When you are just starting out in cigars it’s common to think you can tell everything you need to know about a cigar by its wrapper. As with most things in life it’s actually a lot more complicated than that. Where was the wrapper grown, from what seed, and what were the soil and lighting conditions? The wrapper contributes a fair amount to the overall flavor of the cigar, but you can’t always tell what you’re going to get by appearances alone.
What’s more, the binder and the filler have a great deal to do with the end product. Blending cigars is a complicated and tedious job. Master blenders spend years perfecting their techniques, and they have to go through a lot of trial an error to come up with a blend that marries the flavors of each tobacco varietal in a favorable or desired way.
In short, wrappers are important. But everything else is important too. You have to find a blend that works in harmony to create something really special.
There have been all kinds of fancy wrapper types gaining popularity in recent years, too. Barber polls and other designs have been around for a while, but I’ve seen camo patterned wrappers, candela wrappers, wrappers that have candela leaf worked into the cap or the foot only, leaf designs, and more.
Wrappers Aren’t Everything, But They’re Still Pretty Important
The wrapper is the most expensive and often the oldest part of a cigar, so it is still quite important. I recently caught up to Riverside Cigar’s Jeff Mouttet to learn more about cigar wrappers.
How much does the wrapper of a cigar affect the flavor? Do people overestimate how much it will?
“Very good question and one that is hotly debated in cigar circles. Fifty to 75% is the consensus. The best way to find out? Find a line with the same blends, but different wrappers. RoMa Craft Intemperance is a good example. Smoke an Ecuador Connecticut then a Brazilian Arapiraca back to back. Same blend, different wrapper and assess for yourself.”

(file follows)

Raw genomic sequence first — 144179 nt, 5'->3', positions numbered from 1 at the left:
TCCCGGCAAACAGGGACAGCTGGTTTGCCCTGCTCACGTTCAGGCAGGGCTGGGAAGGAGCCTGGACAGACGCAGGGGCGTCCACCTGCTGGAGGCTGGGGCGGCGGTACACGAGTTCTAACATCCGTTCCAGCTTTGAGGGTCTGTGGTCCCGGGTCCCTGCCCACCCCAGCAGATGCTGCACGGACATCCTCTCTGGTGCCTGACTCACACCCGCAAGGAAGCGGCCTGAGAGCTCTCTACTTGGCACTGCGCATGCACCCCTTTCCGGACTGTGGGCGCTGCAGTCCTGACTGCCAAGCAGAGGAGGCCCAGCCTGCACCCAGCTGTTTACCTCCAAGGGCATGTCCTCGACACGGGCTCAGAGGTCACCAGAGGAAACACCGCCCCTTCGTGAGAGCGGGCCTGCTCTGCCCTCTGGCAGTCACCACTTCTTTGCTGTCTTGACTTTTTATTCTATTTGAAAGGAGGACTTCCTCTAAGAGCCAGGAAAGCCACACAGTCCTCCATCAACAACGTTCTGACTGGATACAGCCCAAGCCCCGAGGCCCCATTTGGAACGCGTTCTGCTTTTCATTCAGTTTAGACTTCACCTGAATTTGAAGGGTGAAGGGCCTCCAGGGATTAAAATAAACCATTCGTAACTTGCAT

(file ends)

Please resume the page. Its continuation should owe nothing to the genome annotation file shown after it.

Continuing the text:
Do your customers tend to skew one way or the other toward light or dark in wrapper preference?
“Not really. While they tend to lean to Nicaraguan tobacco, our people haven’t shown a strong wrapper preference.”
Candela wrappers seem to be getting pretty popular. How does it contribute to the flavor of a cigar?
“I say this a lot, you’ve probably heard it before, but here goes: It’s different. Just like Nicaraguan, Cuban, and Dominican tobaccos taste different, candela tastes different than other wrappers. They’re cured with propane heat so the chlorophyll fixes in the leaf, hence the green color. For me, I get a lighter, vegetal (almost grassy?) flavor. Like most everything in cigars, they can be really well done, or not so good. Totally personal preference wins this one.”
So How Do You Choose A Cigar?
Generally, these are the notes you’ll get with the most common wrappers:
- Maduro wrapper leaf is fermented longer and has spicy, coffee, or chocolate notes
- San Andres wrapper has a dark color and a savory flavor profile
- Habano wrapper leaf is slightly lighter in color than maduro and typically tastes very spicy
- Corojo wrappers are medium in color but tend to be very spicy
- Connecticut broadleaf wrappers have a flavor profile that is sweet and toasted
- Connecticut wrappers are typically the lightest you’ll find and they taste of cedar and spice
Personal preference is, as Mouttet says, the biggest factor in what you will like. And you have to arrive at that personal preference through trial and error. When you smoke a cigar, keep a little notebook where you write down what it was, what the wrapper, binder, and filler are made of, and your general impressions. It doesn’t have to be serious science. Did you like it or not? What did you like or not like about it? After a while you may notice a pattern emerging. Or you may not. You won’t know until you give it a try.
Photos Courtesy of Maggie Kimberl